In the three months between July and September this year, 653 incidents of violence against women and children are reported to have taken place in the country.
The findings come from a survey conducted by WE CAN Bangladesh, an alliance of civil society members and organisations.
Of the total, 55 percent, or 356 of the incidents of violence, relate to rape.
WE CAN Bangladesh based its survey on reports published in six national newspapers between July 1 and September 30.
As revealed in the findings, 147 of the incidents were murders. The three-month period also saw 17 women and children committing suicide, with 46 women falling prey to sexual harassment.
There were also 18 incidents of child marriage. The alliance recorded 23 incidents of domestic violence, five incidents of violence against children and an incident of an acid attack in the period.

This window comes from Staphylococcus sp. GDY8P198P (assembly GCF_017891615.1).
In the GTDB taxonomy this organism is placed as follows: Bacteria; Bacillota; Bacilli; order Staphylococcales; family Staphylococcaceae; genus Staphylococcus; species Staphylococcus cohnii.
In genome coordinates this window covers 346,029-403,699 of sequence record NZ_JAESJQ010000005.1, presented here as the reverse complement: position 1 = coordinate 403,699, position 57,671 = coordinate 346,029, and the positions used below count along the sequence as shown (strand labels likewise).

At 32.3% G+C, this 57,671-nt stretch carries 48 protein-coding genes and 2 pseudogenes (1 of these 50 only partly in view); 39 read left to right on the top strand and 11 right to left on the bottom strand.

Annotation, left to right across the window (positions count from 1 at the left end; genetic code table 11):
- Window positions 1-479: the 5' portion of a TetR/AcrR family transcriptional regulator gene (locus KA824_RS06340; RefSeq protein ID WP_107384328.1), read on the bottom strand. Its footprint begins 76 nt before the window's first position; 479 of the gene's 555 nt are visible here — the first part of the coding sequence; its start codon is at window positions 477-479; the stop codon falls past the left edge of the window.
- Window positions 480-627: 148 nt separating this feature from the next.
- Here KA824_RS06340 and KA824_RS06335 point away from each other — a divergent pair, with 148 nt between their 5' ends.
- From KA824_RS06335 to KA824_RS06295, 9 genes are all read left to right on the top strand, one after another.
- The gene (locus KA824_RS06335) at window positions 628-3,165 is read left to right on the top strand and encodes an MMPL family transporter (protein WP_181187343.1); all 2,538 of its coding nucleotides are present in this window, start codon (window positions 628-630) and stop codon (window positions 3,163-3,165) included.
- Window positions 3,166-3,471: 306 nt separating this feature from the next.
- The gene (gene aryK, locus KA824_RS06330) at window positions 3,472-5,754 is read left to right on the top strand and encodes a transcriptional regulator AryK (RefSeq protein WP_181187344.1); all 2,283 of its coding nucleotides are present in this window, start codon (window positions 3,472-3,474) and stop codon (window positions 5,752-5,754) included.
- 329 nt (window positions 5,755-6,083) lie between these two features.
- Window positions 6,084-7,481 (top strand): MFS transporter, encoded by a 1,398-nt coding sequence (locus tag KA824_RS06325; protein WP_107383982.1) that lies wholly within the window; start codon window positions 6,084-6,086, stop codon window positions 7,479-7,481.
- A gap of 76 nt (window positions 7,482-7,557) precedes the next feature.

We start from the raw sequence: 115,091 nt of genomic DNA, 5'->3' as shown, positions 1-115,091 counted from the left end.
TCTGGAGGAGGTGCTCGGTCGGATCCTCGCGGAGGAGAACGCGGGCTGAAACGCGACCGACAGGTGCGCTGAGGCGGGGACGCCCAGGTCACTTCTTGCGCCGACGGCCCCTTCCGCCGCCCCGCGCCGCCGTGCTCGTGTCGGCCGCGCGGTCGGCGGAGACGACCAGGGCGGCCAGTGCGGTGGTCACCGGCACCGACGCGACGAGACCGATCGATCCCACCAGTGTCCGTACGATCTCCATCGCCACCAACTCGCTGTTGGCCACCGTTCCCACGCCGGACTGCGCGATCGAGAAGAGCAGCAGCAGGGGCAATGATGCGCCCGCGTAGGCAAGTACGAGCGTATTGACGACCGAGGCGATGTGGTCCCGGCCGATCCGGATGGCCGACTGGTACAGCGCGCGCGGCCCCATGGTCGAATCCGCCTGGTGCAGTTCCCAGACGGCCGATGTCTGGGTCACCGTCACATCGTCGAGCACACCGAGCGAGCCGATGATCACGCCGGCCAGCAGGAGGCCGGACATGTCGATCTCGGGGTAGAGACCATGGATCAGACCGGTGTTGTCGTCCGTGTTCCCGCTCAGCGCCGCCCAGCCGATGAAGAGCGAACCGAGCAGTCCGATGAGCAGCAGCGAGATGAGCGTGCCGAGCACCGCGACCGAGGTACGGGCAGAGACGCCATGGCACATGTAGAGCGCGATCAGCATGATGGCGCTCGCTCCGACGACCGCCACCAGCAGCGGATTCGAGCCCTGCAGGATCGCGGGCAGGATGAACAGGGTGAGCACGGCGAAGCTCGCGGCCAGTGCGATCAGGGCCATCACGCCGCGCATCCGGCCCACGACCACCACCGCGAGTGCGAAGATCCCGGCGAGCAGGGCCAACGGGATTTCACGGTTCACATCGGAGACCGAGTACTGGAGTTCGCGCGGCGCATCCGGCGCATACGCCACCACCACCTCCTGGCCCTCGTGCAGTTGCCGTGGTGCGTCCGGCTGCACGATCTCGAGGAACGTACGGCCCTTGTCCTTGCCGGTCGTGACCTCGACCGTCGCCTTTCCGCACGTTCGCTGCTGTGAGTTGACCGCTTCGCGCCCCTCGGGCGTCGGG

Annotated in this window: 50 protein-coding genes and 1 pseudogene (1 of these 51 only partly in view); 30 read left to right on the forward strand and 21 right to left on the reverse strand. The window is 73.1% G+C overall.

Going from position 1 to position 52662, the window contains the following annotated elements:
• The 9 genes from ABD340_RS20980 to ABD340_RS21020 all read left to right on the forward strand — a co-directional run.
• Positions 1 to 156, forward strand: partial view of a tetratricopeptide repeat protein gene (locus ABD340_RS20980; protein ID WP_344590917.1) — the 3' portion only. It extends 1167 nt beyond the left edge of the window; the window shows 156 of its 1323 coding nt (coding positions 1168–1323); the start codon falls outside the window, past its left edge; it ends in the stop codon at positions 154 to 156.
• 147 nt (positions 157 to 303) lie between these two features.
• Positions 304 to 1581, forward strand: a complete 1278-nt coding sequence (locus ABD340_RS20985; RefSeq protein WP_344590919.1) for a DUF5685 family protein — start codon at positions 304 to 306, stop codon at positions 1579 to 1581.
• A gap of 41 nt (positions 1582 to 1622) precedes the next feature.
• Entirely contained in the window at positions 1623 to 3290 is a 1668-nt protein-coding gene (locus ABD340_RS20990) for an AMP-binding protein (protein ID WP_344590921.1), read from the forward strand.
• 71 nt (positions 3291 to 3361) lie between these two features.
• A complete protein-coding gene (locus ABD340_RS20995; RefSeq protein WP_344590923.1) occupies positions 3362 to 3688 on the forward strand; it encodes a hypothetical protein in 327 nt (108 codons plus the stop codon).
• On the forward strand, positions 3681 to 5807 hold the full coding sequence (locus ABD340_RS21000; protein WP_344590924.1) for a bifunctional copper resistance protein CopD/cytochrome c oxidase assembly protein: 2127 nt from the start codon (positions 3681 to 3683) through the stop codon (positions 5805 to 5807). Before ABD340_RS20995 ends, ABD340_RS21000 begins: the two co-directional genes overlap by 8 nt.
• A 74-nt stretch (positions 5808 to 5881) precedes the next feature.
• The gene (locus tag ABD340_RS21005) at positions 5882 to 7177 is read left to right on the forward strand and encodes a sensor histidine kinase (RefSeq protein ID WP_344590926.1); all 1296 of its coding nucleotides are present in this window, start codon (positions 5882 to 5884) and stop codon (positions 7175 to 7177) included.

Fourteen incidents of abduction took place in the three months, while the remaining 24 incidents relate to other forms of violence against women and children.
Of the total number of victims, 22 percent are children ranging in age from seven to 18 years.
The survey report found that 169 incidents took place in family surroundings, a situation described as alarming.
At the same time, violence has been perpetrated at workplaces, educational institutions, hotels, public places, and in public transport.
In terms of seeking legal assistance, cases were filed in 64 percent of the incidents. Final verdicts were reached in a mere eight cases.
Zinat Ara Haque, Executive Coordinator of WE CAN, in her response to the findings, noted that no development could be sustainable with women lagging behind.
Demanding exemplary punishment for culprits in each and every incident of violence against women, she said only exemplary punishment can curb gender violence.
WE CAN Bangladesh aims at bringing men and women together an organised mass movement in order to transform existing power relations in society.
It means to break the silence, denial, shame and stigma surrounding the issue of domestic violence and other forms of violence against women and bring it into the public domain as a means of arousing public awareness and ensuring accountability through a process of justice for women and children who are victims of violence.